Previous studies on variation among Part D plan formularies4,5,8 have focused on evaluating variation in coverage of individual drugs and have reported the variation among plans in the percentage of drugs they cover. In this study, we explore a more clinical question: Are there, among the drugs in important treatment classes, any widely covered drugs that could be used as first prescribing options within the class? If such drugs exist, a potential policy response to the variation among Part D formularies would be to assist clinicians in knowing which drugs within a given class are widely covered and likely to be most affordable for the patient. Our study is also the first, to our knowledge, to consider co-payment levels and prior authorization requirements in defining a drug as covered and to include Medicare Advantage plans (MA-PDs) in addition to stand-alone Medicare Prescription Drug Plans (PDPs) in analysis.4 MA-PDs are relevant because, although most of the attention they have received focuses on their coverage of general health services, they do also offer drug coverage, and they cover 7.1 million Medicare Part D enrollees (30%).22 We also explore whether generic or brand-name–only status can be used as a shortcut to identifying which drugs are widely covered.
The Medicare Web site (http://www.medicare.gov) is an interactive public Web site listing Part D plans and describing their formularies. We used the Medicare site between March 1 and April 15, 2006, to identify plans and abstract formulary data (co-payments, prior authorizations). Our primary outcome was whether a treatment class had at least 1 drug that was widely covered, eg, was covered by X% of formularies at co-payments of $Y or less without prior authorization.
Because of the effort required to abstract data from the Medicare site, we chose to study 2 states, one with a high number of Part D plans (California) and a second with a low number of plans (Hawaii). In these analyses, we included all nationwide Part D plans. We chose California as a state where the problem of Medicare formulary variation should be as severe as anywhere in the country. California is the state with the most Medicare beneficiaries (4 325 861, or 10% of the Medicare population)23 and the fourth most Part D plans (n = 69).24 We also chose Hawaii, which has fewer plans (n = 33; ranks 49th of 50 states in number of plans)24 and fewer Medicare beneficiaries (169 346; ranks 40th of 50 states).23 Since the results for the 2 states were similar, we present only the California results here.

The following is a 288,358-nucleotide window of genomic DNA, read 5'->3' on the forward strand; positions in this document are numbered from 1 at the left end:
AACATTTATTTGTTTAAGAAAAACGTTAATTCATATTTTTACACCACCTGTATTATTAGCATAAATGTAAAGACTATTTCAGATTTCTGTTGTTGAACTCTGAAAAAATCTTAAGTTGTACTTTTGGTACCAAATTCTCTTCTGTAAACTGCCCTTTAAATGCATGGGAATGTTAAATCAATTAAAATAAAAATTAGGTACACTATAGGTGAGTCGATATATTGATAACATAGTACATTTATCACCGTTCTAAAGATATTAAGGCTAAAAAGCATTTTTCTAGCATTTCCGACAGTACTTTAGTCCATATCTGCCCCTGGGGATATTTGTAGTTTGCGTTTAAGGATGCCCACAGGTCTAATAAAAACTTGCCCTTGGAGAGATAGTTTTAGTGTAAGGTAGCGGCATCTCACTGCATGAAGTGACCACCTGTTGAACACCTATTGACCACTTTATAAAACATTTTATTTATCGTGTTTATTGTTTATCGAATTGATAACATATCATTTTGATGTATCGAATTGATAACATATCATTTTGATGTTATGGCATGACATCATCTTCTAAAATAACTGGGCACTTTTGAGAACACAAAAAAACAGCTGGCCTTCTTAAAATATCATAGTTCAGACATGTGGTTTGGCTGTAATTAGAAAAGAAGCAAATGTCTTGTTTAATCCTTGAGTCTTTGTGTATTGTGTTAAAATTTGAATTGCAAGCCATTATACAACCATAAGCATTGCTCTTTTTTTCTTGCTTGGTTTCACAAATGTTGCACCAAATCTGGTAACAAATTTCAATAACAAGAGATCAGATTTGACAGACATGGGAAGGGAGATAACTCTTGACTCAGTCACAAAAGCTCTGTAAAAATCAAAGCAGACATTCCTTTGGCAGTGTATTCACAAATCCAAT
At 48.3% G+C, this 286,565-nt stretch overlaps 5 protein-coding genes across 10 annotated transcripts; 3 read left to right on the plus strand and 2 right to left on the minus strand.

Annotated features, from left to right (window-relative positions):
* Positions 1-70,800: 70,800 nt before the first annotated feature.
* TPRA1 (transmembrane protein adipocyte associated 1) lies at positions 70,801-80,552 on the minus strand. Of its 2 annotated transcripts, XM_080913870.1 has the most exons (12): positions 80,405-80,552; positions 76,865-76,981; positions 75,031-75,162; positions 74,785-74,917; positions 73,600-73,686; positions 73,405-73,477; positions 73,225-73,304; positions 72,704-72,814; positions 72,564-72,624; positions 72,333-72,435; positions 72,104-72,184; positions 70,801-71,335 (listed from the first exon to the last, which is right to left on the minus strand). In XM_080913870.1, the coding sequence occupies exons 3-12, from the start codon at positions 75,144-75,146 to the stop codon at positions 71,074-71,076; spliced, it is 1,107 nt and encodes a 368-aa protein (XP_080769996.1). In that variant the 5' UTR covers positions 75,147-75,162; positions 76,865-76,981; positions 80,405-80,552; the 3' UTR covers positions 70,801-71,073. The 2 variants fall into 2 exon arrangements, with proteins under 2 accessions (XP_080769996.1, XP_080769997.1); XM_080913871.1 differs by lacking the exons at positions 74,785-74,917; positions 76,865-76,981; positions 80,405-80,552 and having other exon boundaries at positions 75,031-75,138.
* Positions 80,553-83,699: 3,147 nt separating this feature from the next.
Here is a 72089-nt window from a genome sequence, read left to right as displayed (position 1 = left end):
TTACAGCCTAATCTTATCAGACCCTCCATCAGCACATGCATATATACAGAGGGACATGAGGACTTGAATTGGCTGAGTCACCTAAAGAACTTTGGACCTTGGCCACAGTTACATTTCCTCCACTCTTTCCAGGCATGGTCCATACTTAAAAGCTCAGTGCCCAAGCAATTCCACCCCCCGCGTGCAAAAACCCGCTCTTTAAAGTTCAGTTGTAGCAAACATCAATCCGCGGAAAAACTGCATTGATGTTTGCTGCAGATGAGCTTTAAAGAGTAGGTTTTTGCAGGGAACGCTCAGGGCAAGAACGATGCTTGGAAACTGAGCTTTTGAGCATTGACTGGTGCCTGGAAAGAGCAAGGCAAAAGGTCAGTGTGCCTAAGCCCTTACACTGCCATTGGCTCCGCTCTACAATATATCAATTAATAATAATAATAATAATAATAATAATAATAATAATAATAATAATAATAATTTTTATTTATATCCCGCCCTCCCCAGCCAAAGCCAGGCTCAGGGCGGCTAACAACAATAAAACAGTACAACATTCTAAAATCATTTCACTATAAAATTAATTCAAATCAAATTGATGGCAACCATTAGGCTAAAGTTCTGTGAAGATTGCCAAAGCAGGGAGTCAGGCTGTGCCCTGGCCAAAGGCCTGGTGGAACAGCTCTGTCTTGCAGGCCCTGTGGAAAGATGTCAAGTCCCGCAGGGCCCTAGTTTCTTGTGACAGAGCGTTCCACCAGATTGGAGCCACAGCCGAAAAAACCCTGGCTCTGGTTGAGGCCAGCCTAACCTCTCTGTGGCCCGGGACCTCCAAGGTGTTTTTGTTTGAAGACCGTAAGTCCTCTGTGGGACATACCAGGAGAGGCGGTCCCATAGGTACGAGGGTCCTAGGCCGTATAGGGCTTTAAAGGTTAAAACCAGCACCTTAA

To determine the list of Part D drug benefits in California, the Medicare Web site requires users to enter a ZIP code. Although this does not produce a complete list of Part D drug benefits in California (n = 168), it does include benefits from all statewide and nationwide plans and also represents the likely number of formularies that clinicians will face in their practice region. We chose a sampling strategy to select a ZIP code associated with a high number of Part D drug benefits and therefore potentially the greatest variation among plan formularies. We chose the California county (Los Angeles) with the greatest number of Medicare beneficiaries, randomly sampled 10% of ZIP codes in that county, and selected the ZIP code (90265) with the highest number of Part D drug benefits (from stand-alone PDPs, MA-PDs, and Special Needs plans). The number of formularies ranged 66 to 76 by ZIP code. Our list resulted in 76 formularies that included all statewide and nationwide Part D plans. We excluded 2 formularies that did not cover any of the drugs we examined and 2 whose drug benefits' existence we could not verify by contacting plan representatives, for a final sample of 72 formularies. For Hawaii, we selected our local ZIP code (96813) and found that it produced a list of 43 formularies that included drug benefits from all Hawaii statewide as well as all nationwide plans.
To determine which treatment classes to study, we examined the top classes of drugs used by seniors based on the National Ambulatory Medical Care Survey.25 These classes included acid/peptic ulcer drugs, angiotensin-converting enzyme (ACE) inhibitors and angiotensin II receptor blockers (ARBs), antiasthmatics, antidepressants, antihypertensives, β-blockers, blood glucose regulators, calcium channel blockers, hyperlipidemia drugs, loop diuretics, nonnarcotic analgesics, nonsteroidal anti-inflammatory drugs, and thiazide diuretics.25 For our final list of classes, we focused on drugs for treating hypertension (ACE inhibitors, ARBs, β-blockers, calcium channel blockers, loop diuretics, and thiazide diuretics), selective serotonin reuptake inhibitors, and 3-methylglutaryl coenzyme A reductase inhibitors (statins) (Table 1). The selective serotonin reuptake inhibitors represent a “protected” class; ie, the Center for Medicare & Medicaid Services requires that all drugs within the class be covered by plans but does not set guidelines on maximum co-payments or prior authorization requirements.4